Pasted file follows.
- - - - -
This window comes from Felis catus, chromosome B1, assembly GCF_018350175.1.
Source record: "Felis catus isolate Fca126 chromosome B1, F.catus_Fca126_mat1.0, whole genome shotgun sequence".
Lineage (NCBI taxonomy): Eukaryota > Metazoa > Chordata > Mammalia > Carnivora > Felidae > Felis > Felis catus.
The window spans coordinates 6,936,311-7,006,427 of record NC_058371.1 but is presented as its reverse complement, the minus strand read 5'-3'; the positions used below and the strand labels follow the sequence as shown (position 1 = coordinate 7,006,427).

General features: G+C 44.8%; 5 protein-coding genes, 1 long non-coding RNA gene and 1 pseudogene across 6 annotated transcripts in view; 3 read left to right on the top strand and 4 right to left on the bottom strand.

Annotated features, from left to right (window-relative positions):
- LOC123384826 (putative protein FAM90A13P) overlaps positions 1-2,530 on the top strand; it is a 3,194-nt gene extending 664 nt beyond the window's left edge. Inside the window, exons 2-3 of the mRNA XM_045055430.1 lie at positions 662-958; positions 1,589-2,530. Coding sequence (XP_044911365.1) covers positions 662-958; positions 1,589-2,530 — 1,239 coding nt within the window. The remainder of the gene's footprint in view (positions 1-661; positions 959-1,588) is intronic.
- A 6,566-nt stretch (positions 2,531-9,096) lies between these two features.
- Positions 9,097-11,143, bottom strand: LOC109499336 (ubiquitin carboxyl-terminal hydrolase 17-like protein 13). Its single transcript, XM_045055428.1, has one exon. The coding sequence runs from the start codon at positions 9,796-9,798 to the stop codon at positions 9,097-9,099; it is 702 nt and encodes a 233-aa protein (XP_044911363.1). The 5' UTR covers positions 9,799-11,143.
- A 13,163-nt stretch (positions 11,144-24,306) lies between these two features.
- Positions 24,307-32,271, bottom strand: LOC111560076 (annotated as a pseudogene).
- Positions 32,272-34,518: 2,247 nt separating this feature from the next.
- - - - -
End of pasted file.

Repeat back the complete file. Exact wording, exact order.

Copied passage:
This window comes from Felis catus, chromosome B1, assembly GCF_018350175.1.
Source record: "Felis catus isolate Fca126 chromosome B1, F.catus_Fca126_mat1.0, whole genome shotgun sequence".
Lineage (NCBI taxonomy): Eukaryota > Metazoa > Chordata > Mammalia > Carnivora > Felidae > Felis > Felis catus.
The window spans coordinates 6,936,311-7,006,427 of record NC_058371.1 but is presented as its reverse complement, the minus strand read 5'-3'; the positions used below and the strand labels follow the sequence as shown (position 1 = coordinate 7,006,427).

General features: G+C 44.8%; 5 protein-coding genes, 1 long non-coding RNA gene and 1 pseudogene across 6 annotated transcripts in view; 3 read left to right on the top strand and 4 right to left on the bottom strand.

Annotated features, from left to right (window-relative positions):
- LOC123384826 (putative protein FAM90A13P) overlaps positions 1-2,530 on the top strand; it is a 3,194-nt gene extending 664 nt beyond the window's left edge. Inside the window, exons 2-3 of the mRNA XM_045055430.1 lie at positions 662-958; positions 1,589-2,530. Coding sequence (XP_044911365.1) covers positions 662-958; positions 1,589-2,530 — 1,239 coding nt within the window. The remainder of the gene's footprint in view (positions 1-661; positions 959-1,588) is intronic.
- A 6,566-nt stretch (positions 2,531-9,096) lies between these two features.
- Positions 9,097-11,143, bottom strand: LOC109499336 (ubiquitin carboxyl-terminal hydrolase 17-like protein 13). Its single transcript, XM_045055428.1, has one exon. The coding sequence runs from the start codon at positions 9,796-9,798 to the stop codon at positions 9,097-9,099; it is 702 nt and encodes a 233-aa protein (XP_044911363.1). The 5' UTR covers positions 9,799-11,143.
- A 13,163-nt stretch (positions 11,144-24,306) lies between these two features.
- Positions 24,307-32,271, bottom strand: LOC111560076 (annotated as a pseudogene).
- Positions 32,272-34,518: 2,247 nt separating this feature from the next.